Nov 4, 2007

Start your week with joy

Conference-going for many people has a pattern: Anticipation, your first impression, inspiration, immersion, euphoria, exhaustion, and evaporation. Admit it - if you attended the recent Association for Manufacturing Excellence conference last week in Chicago, or any other really good conference, your head is bubbling with so many ideas and intentions that you can't keep track, you take lots of notes, hand out lots of business cards and you intend to spend Sunday putting it all in order and making a plan. Then on Monday you will go to work and make a difference. But eventually the euphoria dissipates and you're dragged back into budgets, politics or bad news.

But maybe you are better at handling your conference experience than I am. First, instead of spending Sunday composing follow-ups to all my new friends and thinking about what I will do with my new ideas, I slept 14 hours and woke up at 4:30 in the afternoon. Then I read a magazine and ate some breakfast. Took a shower and washed my hair. In short, completely wasted the day. But the thought of my little blog wasting away without me to feed it made me drag out my laptop. If you can't do the perfect thing, do something leading in the right direction, I thought. There is one thing that remains with me from the conference -- and it's something musical.

On Tuesday, the keynote speaker was Benjamin Zander of the Boston Philharmonic Orchestra. Doc Hall, Lea Tonkin, Pat Panchak and I missed most of the session as we talked about what Target magazine might bring you in the coming year. Drifting in to the Hilton's huge breakfast room for the last 15 or 20 minutes of his speech, I learned that Zander had promised the audience that they would be singing Beethoven's 9th "Ode to Joy" symphony, in German, by the end of the hour.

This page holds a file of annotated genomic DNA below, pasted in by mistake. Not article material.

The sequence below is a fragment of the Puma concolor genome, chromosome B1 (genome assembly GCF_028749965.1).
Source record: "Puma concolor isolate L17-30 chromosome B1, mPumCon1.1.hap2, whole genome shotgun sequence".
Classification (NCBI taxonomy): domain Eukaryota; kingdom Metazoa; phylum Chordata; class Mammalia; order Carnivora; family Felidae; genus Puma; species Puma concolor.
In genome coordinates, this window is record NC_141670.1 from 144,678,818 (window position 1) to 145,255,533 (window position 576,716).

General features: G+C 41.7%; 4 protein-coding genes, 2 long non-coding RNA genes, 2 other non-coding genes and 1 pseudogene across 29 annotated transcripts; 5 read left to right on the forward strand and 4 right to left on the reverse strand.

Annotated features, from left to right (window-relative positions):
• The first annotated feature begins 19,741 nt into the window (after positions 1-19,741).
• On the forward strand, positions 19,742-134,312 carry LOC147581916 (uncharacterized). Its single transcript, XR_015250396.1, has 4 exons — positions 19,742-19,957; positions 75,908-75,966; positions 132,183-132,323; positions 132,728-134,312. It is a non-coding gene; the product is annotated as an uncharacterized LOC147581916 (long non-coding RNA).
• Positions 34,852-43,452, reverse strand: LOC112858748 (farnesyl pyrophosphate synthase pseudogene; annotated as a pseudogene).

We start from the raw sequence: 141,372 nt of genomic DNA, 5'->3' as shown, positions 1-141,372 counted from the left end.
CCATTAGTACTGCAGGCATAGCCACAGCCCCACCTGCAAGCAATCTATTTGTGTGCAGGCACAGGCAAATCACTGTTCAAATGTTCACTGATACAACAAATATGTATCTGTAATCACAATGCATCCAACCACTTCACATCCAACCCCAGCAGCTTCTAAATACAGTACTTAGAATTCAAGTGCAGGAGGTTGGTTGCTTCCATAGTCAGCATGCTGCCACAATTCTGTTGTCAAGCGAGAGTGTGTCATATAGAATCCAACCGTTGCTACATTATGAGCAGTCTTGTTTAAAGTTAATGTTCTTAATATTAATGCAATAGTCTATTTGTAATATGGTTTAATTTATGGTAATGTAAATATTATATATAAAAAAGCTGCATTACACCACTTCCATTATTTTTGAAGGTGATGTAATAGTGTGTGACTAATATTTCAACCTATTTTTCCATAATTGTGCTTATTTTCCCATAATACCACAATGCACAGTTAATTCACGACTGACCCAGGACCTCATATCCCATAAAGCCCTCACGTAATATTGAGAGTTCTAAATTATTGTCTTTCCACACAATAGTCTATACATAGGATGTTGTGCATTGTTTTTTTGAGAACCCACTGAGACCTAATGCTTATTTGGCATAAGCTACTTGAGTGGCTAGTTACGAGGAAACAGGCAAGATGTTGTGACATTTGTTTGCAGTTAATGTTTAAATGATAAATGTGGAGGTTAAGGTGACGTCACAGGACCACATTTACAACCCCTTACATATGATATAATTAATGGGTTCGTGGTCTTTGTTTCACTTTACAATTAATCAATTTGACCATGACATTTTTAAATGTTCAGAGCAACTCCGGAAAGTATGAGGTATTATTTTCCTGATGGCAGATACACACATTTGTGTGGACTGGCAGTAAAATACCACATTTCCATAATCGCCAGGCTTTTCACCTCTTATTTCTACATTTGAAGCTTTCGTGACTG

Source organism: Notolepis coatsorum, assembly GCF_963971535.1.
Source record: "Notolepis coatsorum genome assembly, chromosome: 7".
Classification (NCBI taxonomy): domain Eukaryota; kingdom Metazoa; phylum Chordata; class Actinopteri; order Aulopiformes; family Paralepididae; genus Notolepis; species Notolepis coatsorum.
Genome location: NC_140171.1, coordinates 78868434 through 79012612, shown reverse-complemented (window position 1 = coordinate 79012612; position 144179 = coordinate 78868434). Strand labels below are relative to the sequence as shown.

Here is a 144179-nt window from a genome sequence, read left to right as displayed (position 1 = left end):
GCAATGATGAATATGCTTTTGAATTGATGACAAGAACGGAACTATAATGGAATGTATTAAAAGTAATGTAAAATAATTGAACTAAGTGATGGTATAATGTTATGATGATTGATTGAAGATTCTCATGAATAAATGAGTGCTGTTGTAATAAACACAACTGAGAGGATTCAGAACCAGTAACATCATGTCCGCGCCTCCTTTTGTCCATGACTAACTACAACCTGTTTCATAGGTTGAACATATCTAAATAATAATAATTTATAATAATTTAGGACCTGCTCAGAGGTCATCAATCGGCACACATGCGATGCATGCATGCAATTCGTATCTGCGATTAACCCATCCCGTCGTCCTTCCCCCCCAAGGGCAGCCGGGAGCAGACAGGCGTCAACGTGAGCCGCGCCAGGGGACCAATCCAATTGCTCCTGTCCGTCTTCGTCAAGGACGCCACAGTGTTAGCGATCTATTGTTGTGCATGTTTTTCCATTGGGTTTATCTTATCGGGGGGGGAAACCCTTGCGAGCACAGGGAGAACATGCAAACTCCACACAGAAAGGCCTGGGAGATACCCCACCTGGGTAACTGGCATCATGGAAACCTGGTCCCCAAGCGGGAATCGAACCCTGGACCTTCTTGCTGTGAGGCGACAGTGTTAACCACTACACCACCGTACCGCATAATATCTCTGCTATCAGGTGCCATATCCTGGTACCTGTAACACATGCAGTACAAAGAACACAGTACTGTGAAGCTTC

Well, it was more than a speech - he strode all over the stage, drew on flip charts, told story after story, confessed his years of practicing his craft in an unenlightened way, and transmitted a zest for life and energy for making one's daily life mean something. He told how he was asked to speak and refused several times because of a schedule that required him to conduct performances both Monday and Tuesday night. He finally agreed because of AME's ability to bring together a thousand people devoted to doing things better.

And yes, we did sing a few lines of the music, in German, after a few tries of not fulfilling all our possibilities, with a real joy. Fascinating!

On Thursday, Matthew Lovejoy told how his company went from complacently thriving to being on the rocks in a few short months in 2001. After turning a deaf ear to lean manufacturing for a number of years, Lovejoy decided that if he had to bet the company on something, he'd bet it on lean. His story was believable and instructive. At the end, a mirrored disco ball descended from the ceiling and began to revolve. The Bee Gees started singing "Staying Alive." I was disappointed that Lovejoy didn't show us any dance moves or perform the song karaoke-style, but he made his point. He also apologized for leaving us with one of those songs that you can't get out of your head.

On Friday, as I walked the three blocks to the Chicago Hilton, I realized that I was humming the Ode to Joy. Relieved that I wasn't hearing "Staying Alive," I realized that joy was a signature of this gathering of people from all over the world who want to kaizen - to make change for the better.

I hope that your Monday starts with the sound of Beethoven -- try Googling something if it's not in your i-pod -- and that you're holding on to the joy of learning and improving for as many hours or days as you can.

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